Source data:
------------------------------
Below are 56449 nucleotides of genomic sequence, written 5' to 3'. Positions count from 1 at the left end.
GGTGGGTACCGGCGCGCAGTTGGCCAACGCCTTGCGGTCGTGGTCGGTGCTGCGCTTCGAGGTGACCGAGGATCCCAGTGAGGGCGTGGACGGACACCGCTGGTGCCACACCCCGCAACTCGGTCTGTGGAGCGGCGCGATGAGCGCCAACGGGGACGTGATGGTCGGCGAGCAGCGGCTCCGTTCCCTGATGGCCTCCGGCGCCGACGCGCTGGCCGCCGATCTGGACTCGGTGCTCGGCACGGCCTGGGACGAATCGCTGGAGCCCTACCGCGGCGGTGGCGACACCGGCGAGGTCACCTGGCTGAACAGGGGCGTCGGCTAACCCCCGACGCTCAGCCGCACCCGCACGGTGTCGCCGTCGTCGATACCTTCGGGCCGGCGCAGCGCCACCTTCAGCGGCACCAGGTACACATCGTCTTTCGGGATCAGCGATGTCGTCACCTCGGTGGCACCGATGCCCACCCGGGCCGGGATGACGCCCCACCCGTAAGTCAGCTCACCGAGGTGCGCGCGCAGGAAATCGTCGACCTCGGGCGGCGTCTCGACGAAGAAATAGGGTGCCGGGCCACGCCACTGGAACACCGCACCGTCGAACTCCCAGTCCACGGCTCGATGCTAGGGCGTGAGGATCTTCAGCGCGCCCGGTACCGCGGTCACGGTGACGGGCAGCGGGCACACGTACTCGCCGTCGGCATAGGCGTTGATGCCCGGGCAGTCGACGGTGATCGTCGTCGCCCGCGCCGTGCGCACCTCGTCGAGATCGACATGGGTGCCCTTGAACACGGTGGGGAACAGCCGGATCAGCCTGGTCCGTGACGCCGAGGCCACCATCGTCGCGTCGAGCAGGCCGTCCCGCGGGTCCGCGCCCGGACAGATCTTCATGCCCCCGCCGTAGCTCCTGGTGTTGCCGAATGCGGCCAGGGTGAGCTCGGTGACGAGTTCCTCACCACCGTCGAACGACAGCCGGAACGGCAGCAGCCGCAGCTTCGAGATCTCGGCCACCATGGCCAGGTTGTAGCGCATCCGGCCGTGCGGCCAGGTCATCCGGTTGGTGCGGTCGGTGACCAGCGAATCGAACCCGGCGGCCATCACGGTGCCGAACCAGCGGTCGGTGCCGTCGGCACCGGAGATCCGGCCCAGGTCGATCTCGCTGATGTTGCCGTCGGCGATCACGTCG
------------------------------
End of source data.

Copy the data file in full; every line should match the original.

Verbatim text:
Below are 56449 nucleotides of genomic sequence, written 5' to 3'. Positions count from 1 at the left end.
GGTGGGTACCGGCGCGCAGTTGGCCAACGCCTTGCGGTCGTGGTCGGTGCTGCGCTTCGAGGTGACCGAGGATCCCAGTGAGGGCGTGGACGGACACCGCTGGTGCCACACCCCGCAACTCGGTCTGTGGAGCGGCGCGATGAGCGCCAACGGGGACGTGATGGTCGGCGAGCAGCGGCTCCGTTCCCTGATGGCCTCCGGCGCCGACGCGCTGGCCGCCGATCTGGACTCGGTGCTCGGCACGGCCTGGGACGAATCGCTGGAGCCCTACCGCGGCGGTGGCGACACCGGCGAGGTCACCTGGCTGAACAGGGGCGTCGGCTAACCCCCGACGCTCAGCCGCACCCGCACGGTGTCGCCGTCGTCGATACCTTCGGGCCGGCGCAGCGCCACCTTCAGCGGCACCAGGTACACATCGTCTTTCGGGATCAGCGATGTCGTCACCTCGGTGGCACCGATGCCCACCCGGGCCGGGATGACGCCCCACCCGTAAGTCAGCTCACCGAGGTGCGCGCGCAGGAAATCGTCGACCTCGGGCGGCGTCTCGACGAAGAAATAGGGTGCCGGGCCACGCCACTGGAACACCGCACCGTCGAACTCCCAGTCCACGGCTCGATGCTAGGGCGTGAGGATCTTCAGCGCGCCCGGTACCGCGGTCACGGTGACGGGCAGCGGGCACACGTACTCGCCGTCGGCATAGGCGTTGATGCCCGGGCAGTCGACGGTGATCGTCGTCGCCCGCGCCGTGCGCACCTCGTCGAGATCGACATGGGTGCCCTTGAACACGGTGGGGAACAGCCGGATCAGCCTGGTCCGTGACGCCGAGGCCACCATCGTCGCGTCGAGCAGGCCGTCCCGCGGGTCCGCGCCCGGACAGATCTTCATGCCCCCGCCGTAGCTCCTGGTGTTGCCGAATGCGGCCAGGGTGAGCTCGGTGACGAGTTCCTCACCACCGTCGAACGACAGCCGGAACGGCAGCAGCCGCAGCTTCGAGATCTCGGCCACCATGGCCAGGTTGTAGCGCATCCGGCCGTGCGGCCAGGTCATCCGGTTGGTGCGGTCGGTGACCAGCGAATCGAACCCGGCGGCCATCACGGTGCCGAACCAGCGGTCGGTGCCGTCGGCACCGGAGATCCGGCCCAGGTCGATCTCGCTGATGTTGCCGTCGGCGATCACGTCG